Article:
Udi Dahan posted a few days ago an entry (rant?) on Web Services as an interoperability option between .NET and Java and the potential pitfalls in that. Based on my personal experience, I can't help but agree with him that there's still a ways to go.

Now, don't get me wrong; using Web Services is still simpler in many cases than the other options available, but it's no silver bullet. More to the point, interoperability is not something you get for free; it's something you have to architect, design, code and test for.

Here are some (random) observations on this from my own personal experience:

Know who your clients are and what tools they use

Sometimes you will have to make trade offs in the design of your service contract based on who your service consumers will be and what tools they are using. In an ideal world this wouldn't be necessary, but alas, that's not where we live. For example, Java tools tend to favor certain specific patterns. Or maybe your consumer will be an integration tool or maybe even a legacy platform using one of the many, lesser known SOAP stacks available. Those usually have specific restrictions.

If you know your consumers will be using Java, try to find out what specific SOAP stack they are using (from the plethora available for Java) and explicitly test against it. It will be a worthwhile use of your time. If your consumers are LOB applications, modern third party packages with built-in WS support, or desktop applications (i.e. MS Office) then again special restrictions might apply, so try to find out before hand.

Understand SOAP Encoding and Messaging Patterns

A lot of people still don't know the difference between SOAP RPC/Encoded and Document/Literal. Microsoft took the initiative back in 2001/2002 when the .NET ASMX stack turned on Doc/Literal encoding by default (a wise move, imho), but Java toolkits took a long while to catch up.

Even today, a lot of Java toolkits will default to RPC/Encoded even if they support Doc/Literal and, unfortunately, a lot of Java developers don't know their kits well enough to turn on the right settings. To be fair, a lot of .NET developers don't know how to change the encoding settings either, but we forgive them because of the sensible defaults in the platform :-)

Know the basics

Study and learn how to apply the basics of the WS-I Basic Profile in your platform of choice. Take good care in ensuring you follow the basic guidelines for service/message contract design, and learn what options are available in your platform to control service and message generation.

Here are some good resources to keep in mind for .NET:

Beyond the Basics

If you thought interop with plain old SOAP (POS?) could be hard, then be double wary when you get into the WS-* specs, which are sure to complicate things further and bring a lot of extra interop challenges. WS-Security and its related specs, in particular, can give you some nasty headaches. Some thing to watch out for:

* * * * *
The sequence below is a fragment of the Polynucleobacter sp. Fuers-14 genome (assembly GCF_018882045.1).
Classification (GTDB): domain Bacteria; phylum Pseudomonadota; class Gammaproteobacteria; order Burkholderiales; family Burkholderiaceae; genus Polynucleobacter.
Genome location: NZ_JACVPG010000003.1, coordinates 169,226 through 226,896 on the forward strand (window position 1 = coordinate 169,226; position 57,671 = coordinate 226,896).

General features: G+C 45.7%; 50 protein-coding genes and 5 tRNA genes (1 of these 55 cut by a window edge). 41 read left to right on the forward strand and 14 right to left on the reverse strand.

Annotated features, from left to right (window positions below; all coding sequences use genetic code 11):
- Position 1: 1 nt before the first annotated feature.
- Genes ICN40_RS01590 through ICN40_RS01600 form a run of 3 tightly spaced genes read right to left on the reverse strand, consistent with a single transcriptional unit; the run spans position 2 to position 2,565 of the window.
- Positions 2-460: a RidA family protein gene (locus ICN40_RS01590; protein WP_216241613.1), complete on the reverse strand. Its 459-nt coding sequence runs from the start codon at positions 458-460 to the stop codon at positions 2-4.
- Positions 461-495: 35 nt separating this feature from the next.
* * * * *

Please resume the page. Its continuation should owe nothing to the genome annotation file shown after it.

• Again, check which toolkits and clients your consumers will be using. Make sure they support the exact protocol versions you expect to be using.
  • Make sure you've tested interoperability using the specific protocol features you expect to use. For example, if you're using WS-Security, make sure you can interop at a basic level with the message confidentiality, message authentication options and token kinds you plan to enable.
  • WS-Security interoperability problems, in particular, can be nasty to diagnose because most implementations throw extremely uninformative error messages that don't tell you much. Yes, even WCF falls into this trap.
  • Watch out for interrelated specs in use. For example, when using WSE to add advanced security to your services, it would by default add a bunch of WS-Addressing stuff that caused extra interoperability issues, because there were several [incompatible] WS-Addressing versions. Add to this that WS-Security was a lot farther down the standardization path than WS-Addressing.
  • Know your platform limitations: If you're using .NET 1.1, then you've got very limited options (WSE 2.0); If .NET 2.0/3.0 then at least you have a much more modern WSE 3.0 and WCF options at your disposal.

One hand giveth, the other taketh away

If you're using WCF, understand the choices it makes for you and how to work around them. For example, Data Contracts in WCF aim to improve interoperability by severely limiting the kind of XML structure you can use (elements only and so on). This, however, doesn't help you if you have to work with specific schemas designed by someone else (like standard industry schemas), so be ready to fall back to the old trusty XmlSerializer.

Another thing that might impact you is WCF's default behavior in generating split WSDL descriptions where the schemas are imported (and possibly other WSDL documents as well if your service elements have different namespaces); a lot of external tools choke on those service descriptions. Again, let me point to Christian Weyer's excellent article and code sample to ease the pain of this.

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Tomas Restrepo

Software developer located in Colombia.